A decision has been made on the complaint against several Bethel officials to the State Elections Enforcement Commission. The agency found that the First Selectmen, two selectmen and two Public Utilities Commissioners violated state law when they sent out a letter encouraging residents to approve funding for water system upgrades. First Selectman Matt Knickerbocker told the Newstimes that money from the Public Utilities Commission--supported by water system customers--was used for the mailer about the recent water system upgrade referendum.
The SEEC did not fine the officials.
Bethel Action Committee members Cynthia McCorkindale and Billy Michael filed the complaint last fall. McCorkindale told the publication that she requested in her complaint that the commission not fine the officials in order to protect taxpayers.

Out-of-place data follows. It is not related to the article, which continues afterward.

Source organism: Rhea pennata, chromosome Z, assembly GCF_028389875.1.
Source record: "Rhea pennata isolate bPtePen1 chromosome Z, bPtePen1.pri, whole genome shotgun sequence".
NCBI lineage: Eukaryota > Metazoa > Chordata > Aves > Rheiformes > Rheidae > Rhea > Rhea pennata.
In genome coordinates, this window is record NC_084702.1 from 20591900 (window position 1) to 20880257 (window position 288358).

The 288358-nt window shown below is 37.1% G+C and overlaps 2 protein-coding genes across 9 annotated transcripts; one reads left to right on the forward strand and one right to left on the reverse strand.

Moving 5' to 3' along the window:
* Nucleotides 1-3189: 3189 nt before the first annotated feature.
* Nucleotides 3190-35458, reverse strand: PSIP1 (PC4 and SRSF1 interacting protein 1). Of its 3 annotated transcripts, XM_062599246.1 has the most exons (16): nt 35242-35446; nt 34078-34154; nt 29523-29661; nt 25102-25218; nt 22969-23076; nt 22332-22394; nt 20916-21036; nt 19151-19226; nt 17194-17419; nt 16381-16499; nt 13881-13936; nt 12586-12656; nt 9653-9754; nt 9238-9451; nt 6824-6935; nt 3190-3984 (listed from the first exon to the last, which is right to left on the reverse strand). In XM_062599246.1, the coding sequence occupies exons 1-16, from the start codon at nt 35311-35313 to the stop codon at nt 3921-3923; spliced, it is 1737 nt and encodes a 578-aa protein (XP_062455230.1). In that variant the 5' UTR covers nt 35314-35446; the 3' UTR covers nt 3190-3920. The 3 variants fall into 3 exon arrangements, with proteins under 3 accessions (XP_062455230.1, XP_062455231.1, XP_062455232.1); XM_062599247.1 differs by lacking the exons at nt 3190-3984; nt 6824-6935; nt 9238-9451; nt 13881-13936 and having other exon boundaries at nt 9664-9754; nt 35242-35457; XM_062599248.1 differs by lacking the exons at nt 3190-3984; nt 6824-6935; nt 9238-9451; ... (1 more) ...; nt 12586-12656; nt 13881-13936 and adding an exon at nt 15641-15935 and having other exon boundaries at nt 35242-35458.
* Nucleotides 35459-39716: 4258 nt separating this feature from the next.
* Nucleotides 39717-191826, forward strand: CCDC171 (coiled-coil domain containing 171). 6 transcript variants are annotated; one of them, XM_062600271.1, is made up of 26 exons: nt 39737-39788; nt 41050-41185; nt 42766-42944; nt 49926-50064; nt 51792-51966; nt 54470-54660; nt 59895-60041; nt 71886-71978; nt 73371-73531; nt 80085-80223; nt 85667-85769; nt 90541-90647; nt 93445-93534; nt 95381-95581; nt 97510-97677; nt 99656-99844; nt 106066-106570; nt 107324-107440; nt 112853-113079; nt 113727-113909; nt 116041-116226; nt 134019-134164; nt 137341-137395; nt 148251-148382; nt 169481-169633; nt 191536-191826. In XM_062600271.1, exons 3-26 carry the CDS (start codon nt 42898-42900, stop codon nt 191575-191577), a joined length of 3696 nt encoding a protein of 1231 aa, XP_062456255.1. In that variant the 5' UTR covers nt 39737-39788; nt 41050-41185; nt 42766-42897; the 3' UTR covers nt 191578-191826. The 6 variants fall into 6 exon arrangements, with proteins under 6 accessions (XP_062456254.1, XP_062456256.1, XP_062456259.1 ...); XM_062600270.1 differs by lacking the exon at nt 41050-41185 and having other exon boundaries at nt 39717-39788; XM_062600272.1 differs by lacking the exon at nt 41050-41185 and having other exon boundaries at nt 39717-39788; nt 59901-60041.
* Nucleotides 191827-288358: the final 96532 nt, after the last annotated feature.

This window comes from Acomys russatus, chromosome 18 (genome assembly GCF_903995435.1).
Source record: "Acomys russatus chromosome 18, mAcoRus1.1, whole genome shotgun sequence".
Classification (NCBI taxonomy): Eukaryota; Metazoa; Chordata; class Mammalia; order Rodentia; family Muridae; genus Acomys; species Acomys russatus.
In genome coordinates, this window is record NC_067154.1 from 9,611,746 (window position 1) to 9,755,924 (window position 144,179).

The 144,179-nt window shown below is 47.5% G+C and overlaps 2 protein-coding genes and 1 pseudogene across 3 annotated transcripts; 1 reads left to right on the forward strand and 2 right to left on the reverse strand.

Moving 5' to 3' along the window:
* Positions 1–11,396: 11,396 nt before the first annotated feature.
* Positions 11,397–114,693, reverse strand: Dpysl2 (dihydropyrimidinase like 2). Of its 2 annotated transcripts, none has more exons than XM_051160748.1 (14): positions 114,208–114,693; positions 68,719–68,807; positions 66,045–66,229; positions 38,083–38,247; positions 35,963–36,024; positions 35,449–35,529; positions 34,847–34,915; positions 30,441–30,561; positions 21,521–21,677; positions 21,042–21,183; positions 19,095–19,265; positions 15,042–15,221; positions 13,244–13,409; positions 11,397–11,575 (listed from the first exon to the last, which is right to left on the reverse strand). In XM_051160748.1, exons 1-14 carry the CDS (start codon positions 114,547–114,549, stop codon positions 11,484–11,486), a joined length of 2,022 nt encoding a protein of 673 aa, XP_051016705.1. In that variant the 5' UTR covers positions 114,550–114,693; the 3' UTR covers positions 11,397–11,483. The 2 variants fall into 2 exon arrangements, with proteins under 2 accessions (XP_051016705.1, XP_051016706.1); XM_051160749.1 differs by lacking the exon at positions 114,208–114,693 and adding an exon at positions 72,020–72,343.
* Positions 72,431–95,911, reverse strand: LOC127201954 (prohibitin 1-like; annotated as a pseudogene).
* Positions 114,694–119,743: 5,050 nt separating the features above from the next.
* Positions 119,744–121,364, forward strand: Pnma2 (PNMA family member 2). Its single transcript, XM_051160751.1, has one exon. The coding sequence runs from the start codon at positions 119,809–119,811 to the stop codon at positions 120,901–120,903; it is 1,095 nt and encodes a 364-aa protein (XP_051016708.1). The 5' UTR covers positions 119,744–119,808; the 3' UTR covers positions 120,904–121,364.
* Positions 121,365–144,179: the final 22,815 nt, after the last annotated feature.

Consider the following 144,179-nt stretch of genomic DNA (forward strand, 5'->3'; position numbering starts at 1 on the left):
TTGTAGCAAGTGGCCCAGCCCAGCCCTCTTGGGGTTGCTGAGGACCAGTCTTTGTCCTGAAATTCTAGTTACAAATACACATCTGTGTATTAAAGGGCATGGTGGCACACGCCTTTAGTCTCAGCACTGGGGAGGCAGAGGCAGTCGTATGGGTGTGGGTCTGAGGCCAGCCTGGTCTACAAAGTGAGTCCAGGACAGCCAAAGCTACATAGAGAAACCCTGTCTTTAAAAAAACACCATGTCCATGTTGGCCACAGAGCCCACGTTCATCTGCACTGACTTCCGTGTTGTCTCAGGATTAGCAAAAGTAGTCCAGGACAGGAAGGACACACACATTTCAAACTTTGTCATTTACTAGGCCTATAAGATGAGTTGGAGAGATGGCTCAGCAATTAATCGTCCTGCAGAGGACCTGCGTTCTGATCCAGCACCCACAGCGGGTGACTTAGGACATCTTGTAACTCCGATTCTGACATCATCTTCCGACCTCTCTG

Knickerbocker responded to resident questions on Facebook about the ruling. He gave background about the water system upgrades saying that toxic chemicals had been found in some parts of the Bethel water system and a temporary fix was put in place to ensure clean water.
Without the upgrades, Knickerbocker says Bethel water would not always meet state health standards. He also cited the Flint, Michigan debacle as prompting enormous concern. The utility department obtained a state low-interest loan for the upgrades, at no cost to taxpayers. Due to the way Bethel's Charter is written, a full referendum was required to accept the loan.
The letter which was the subject of the SEEC filing said that "...voters will be asked to approve..." borrowing the funds. The SEEC ruling said that the funds used to pay for the mailing are still considered public funds because the water department is owned by the town.
Knickerbocker believes the expanded definition ill make it harder in the future for the utilities commission to communicate to Bethel voters in cases like this.